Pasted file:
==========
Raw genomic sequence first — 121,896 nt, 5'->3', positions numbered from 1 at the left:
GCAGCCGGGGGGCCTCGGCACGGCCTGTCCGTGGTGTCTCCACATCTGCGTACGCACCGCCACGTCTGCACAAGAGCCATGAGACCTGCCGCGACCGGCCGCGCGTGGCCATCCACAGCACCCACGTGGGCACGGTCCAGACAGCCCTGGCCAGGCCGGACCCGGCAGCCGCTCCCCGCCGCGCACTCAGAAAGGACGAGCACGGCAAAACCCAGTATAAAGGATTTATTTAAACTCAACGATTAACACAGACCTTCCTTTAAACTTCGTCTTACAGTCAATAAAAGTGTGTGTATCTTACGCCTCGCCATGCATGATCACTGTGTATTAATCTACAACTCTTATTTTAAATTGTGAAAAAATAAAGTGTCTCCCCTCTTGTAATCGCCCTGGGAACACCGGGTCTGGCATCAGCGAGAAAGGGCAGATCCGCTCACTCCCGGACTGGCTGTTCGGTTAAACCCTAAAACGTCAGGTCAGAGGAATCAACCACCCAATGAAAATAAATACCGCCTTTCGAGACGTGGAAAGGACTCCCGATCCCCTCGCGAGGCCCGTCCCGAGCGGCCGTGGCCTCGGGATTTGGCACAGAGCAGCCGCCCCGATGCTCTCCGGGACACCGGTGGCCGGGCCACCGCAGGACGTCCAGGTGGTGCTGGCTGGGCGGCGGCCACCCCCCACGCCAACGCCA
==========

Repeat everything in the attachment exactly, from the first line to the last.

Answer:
Raw genomic sequence first — 121,896 nt, 5'->3', positions numbered from 1 at the left:
GCAGCCGGGGGGCCTCGGCACGGCCTGTCCGTGGTGTCTCCACATCTGCGTACGCACCGCCACGTCTGCACAAGAGCCATGAGACCTGCCGCGACCGGCCGCGCGTGGCCATCCACAGCACCCACGTGGGCACGGTCCAGACAGCCCTGGCCAGGCCGGACCCGGCAGCCGCTCCCCGCCGCGCACTCAGAAAGGACGAGCACGGCAAAACCCAGTATAAAGGATTTATTTAAACTCAACGATTAACACAGACCTTCCTTTAAACTTCGTCTTACAGTCAATAAAAGTGTGTGTATCTTACGCCTCGCCATGCATGATCACTGTGTATTAATCTACAACTCTTATTTTAAATTGTGAAAAAATAAAGTGTCTCCCCTCTTGTAATCGCCCTGGGAACACCGGGTCTGGCATCAGCGAGAAAGGGCAGATCCGCTCACTCCCGGACTGGCTGTTCGGTTAAACCCTAAAACGTCAGGTCAGAGGAATCAACCACCCAATGAAAATAAATACCGCCTTTCGAGACGTGGAAAGGACTCCCGATCCCCTCGCGAGGCCCGTCCCGAGCGGCCGTGGCCTCGGGATTTGGCACAGAGCAGCCGCCCCGATGCTCTCCGGGACACCGGTGGCCGGGCCACCGCAGGACGTCCAGGTGGTGCTGGCTGGGCGGCGGCCACCCCCCACGCCAACGCCA